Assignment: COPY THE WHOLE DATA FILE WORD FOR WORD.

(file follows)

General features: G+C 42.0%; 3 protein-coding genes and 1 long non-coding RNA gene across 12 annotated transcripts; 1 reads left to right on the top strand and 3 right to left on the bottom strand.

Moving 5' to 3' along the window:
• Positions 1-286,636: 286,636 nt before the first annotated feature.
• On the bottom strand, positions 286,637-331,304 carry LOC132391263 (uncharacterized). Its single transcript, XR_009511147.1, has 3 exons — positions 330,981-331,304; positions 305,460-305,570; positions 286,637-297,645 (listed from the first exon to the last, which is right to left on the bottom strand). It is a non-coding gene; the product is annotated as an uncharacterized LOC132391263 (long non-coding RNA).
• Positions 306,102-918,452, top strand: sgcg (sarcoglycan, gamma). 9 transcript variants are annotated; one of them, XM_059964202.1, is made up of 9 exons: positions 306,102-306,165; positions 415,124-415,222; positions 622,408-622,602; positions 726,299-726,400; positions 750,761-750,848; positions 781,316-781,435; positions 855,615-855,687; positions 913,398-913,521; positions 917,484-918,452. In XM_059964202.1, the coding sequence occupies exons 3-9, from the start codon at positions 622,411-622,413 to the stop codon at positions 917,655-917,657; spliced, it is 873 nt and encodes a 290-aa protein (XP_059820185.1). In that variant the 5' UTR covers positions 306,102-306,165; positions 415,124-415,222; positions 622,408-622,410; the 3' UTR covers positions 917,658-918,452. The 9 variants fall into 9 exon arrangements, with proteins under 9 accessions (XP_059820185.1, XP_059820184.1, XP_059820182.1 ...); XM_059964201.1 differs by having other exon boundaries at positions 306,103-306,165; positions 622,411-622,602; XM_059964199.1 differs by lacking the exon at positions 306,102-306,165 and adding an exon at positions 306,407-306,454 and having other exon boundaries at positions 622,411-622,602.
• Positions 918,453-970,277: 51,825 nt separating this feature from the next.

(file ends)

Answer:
General features: G+C 42.0%; 3 protein-coding genes and 1 long non-coding RNA gene across 12 annotated transcripts; 1 reads left to right on the top strand and 3 right to left on the bottom strand.

Moving 5' to 3' along the window:
• Positions 1-286,636: 286,636 nt before the first annotated feature.
• On the bottom strand, positions 286,637-331,304 carry LOC132391263 (uncharacterized). Its single transcript, XR_009511147.1, has 3 exons — positions 330,981-331,304; positions 305,460-305,570; positions 286,637-297,645 (listed from the first exon to the last, which is right to left on the bottom strand). It is a non-coding gene; the product is annotated as an uncharacterized LOC132391263 (long non-coding RNA).
• Positions 306,102-918,452, top strand: sgcg (sarcoglycan, gamma). 9 transcript variants are annotated; one of them, XM_059964202.1, is made up of 9 exons: positions 306,102-306,165; positions 415,124-415,222; positions 622,408-622,602; positions 726,299-726,400; positions 750,761-750,848; positions 781,316-781,435; positions 855,615-855,687; positions 913,398-913,521; positions 917,484-918,452. In XM_059964202.1, the coding sequence occupies exons 3-9, from the start codon at positions 622,411-622,413 to the stop codon at positions 917,655-917,657; spliced, it is 873 nt and encodes a 290-aa protein (XP_059820185.1). In that variant the 5' UTR covers positions 306,102-306,165; positions 415,124-415,222; positions 622,408-622,410; the 3' UTR covers positions 917,658-918,452. The 9 variants fall into 9 exon arrangements, with proteins under 9 accessions (XP_059820185.1, XP_059820184.1, XP_059820182.1 ...); XM_059964201.1 differs by having other exon boundaries at positions 306,103-306,165; positions 622,411-622,602; XM_059964199.1 differs by lacking the exon at positions 306,102-306,165 and adding an exon at positions 306,407-306,454 and having other exon boundaries at positions 622,411-622,602.
• Positions 918,453-970,277: 51,825 nt separating this feature from the next.